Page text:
The Issue: In a same sex relationship that opts to have a child through a surrogate who actually carries the child, only one parent can be truly genetically related to the offspring and hence considered the biological parent. His or her partner is every bit a parent to the child, yet if something happened to the biological parent, the child might be taken away from the non-biological parent (“NB Parent”) by a family member of the deceased. The NB Parent has no legal status over the child he or she has raised to that point even though they’ve wiped noses and tears, taught the child to tie a shoe and ride a bike and otherwise loved this child as their own for years.
Imagine the emotional trauma of a child losing one parent through death and then being separated from their other parent by a distant family member – which sometimes happens to be a judgmental family member of the deceased who objects to the “lifestyle” of the NB parent. Continue reading
Surprisingly, yes! You can hire a Florida lawyer for your personal injury claim even if your car accident was in a different state.
Typically someone who is involved in an accident in some distant jurisdiction returns home and resumes their life here. So, his or her family physician is here, as is a treating doctor. They go back to work but may have lost some time due to recuperation. It makes sense to hire someone locally to navigate your care and your insurance claim, locally. We know your doctors and can generally assist you more efficiently.
There are two differences: Even though you live in Florida and have Florida car insurance, if you’re involved in a crash in another state, your car insurance is subject to the laws of that foreign state. That state may have very different limits of liability on paying your medical bills as you go – the so-called “no-fault” part of your policy. That state may not even have no-fault.
The other difference is, if your case does not resolve amicably after you’re done treating and a lawsuit needs to be filed, your local attorney will need to “team up” with an attorney in the other state, if he’s not already a member of that other state’s bar. Continue reading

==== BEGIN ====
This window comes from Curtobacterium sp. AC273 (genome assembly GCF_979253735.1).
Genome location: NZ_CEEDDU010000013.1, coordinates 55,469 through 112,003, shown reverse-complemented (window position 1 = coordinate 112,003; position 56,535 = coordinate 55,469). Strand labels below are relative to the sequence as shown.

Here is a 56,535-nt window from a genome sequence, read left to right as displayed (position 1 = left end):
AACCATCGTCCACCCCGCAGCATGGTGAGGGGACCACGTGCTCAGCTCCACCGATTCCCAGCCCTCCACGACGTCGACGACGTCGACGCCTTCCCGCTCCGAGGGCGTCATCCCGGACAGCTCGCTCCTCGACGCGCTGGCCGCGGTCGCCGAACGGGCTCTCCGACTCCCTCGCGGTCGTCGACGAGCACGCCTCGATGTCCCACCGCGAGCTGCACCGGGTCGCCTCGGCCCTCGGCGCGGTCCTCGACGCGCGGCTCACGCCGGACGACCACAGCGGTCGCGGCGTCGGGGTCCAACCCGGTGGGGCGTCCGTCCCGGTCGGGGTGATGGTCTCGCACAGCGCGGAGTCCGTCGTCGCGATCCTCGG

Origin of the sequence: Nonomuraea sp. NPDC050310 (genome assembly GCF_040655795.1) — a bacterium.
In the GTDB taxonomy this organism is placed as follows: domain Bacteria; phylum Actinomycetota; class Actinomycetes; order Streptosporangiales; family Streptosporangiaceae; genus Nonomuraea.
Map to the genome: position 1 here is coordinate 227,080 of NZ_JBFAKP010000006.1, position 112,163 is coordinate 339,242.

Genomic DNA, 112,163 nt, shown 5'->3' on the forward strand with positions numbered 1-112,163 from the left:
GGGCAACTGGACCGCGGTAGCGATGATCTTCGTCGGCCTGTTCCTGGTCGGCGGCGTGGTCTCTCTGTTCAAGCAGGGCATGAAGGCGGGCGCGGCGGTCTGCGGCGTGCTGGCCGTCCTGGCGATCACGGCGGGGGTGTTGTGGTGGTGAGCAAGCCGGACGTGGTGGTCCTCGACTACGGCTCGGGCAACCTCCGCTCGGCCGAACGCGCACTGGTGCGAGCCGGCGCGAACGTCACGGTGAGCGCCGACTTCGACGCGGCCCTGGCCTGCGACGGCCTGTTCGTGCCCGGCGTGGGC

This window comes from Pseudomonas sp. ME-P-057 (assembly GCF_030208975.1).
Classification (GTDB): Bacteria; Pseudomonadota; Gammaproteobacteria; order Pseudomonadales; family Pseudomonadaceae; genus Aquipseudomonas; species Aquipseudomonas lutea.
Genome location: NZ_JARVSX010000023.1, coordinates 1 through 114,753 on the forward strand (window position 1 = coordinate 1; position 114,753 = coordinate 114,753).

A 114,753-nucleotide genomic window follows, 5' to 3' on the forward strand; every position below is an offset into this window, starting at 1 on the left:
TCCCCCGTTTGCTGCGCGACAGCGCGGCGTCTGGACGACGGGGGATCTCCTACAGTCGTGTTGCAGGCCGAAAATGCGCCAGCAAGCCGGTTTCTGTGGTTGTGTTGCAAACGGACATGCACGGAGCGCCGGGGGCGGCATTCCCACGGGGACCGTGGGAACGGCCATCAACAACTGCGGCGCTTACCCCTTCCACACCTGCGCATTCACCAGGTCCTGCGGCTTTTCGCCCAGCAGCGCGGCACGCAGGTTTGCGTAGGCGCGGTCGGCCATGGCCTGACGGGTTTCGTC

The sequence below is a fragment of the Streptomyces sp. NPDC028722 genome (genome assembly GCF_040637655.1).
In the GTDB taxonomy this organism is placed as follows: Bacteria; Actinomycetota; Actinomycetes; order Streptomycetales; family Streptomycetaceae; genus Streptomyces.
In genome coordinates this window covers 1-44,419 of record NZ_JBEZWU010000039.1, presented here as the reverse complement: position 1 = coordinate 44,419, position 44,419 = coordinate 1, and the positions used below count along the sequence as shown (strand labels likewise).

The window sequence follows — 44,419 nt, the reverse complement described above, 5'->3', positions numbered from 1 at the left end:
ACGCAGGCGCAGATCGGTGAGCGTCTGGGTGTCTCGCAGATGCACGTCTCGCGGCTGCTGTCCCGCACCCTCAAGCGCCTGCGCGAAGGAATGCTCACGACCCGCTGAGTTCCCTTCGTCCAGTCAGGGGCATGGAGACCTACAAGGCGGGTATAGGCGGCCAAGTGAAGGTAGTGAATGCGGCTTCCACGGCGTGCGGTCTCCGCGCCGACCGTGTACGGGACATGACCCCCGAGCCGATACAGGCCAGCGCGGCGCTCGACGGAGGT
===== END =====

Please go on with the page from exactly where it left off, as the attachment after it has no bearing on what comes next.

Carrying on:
As the economy recovers – ever so slowly – there are still lots of people out there who had little choice but to live on their credit cards until they were able to find work after being unemployed or underemployed for months or even years.
Most well intentioned people intend to pay off these credit cards bills, but sometimes it’s not fast enough for your bank credit card company. Many creditors have a deadline on repayment and when it’s not met, they “sell” your debt to third parties whose sole job is to get you to pay it off sooner rather than later.
These third party “credit collection agencies” don’t care about your past hard time, they don’t care about your current circumstances or how difficult it is to make a payment of any amount. They just want money and they want it NOW.
Lots of these collection agencies are not located in the State of Florida and those that are, many are unaware of the existence of a State statute which regulates their behavior, called the “Fair Debt Collection Practices Act”.
If you are the victim of an overly aggressive collection agent, know that the law is on your side and you might benefit from a lawyer’s representation. Florida Statute 559.72, called “Prohibited Practices” is quite clear with regard to what aggressive collection activities are not allowed in Florida. Continue reading
Picture credit: Wikipedia
Currently lawyers in the George Zimmerman murder trial of Trayvon Martin are picking a jury. In reality, lawyers don’t really “pick” a jury, so much as exclude those who express actual opinions.
The process is known as “voir dire” and if you’ve never been called for jury duty, lawyers from both sides lob questions to the panel of potential jurors sitting in front of them to try to root out some information that would determine how that panelist thinks.
So, for instance, a lawyer might ask: “Who here knows someone who was in a car crash, sustained injuries and made a claim for damages?” Of the 12 panelists, #1, #4 and #6 raise their hands. “Of you three, what did you think of that injury claim?”
Panelist #1 said: “It was my sister who was really injured and I supported her all the way. She was out of work, had bills and needed the settlement. I wish she had gotten more. It was a real interruption to her life.” Continue reading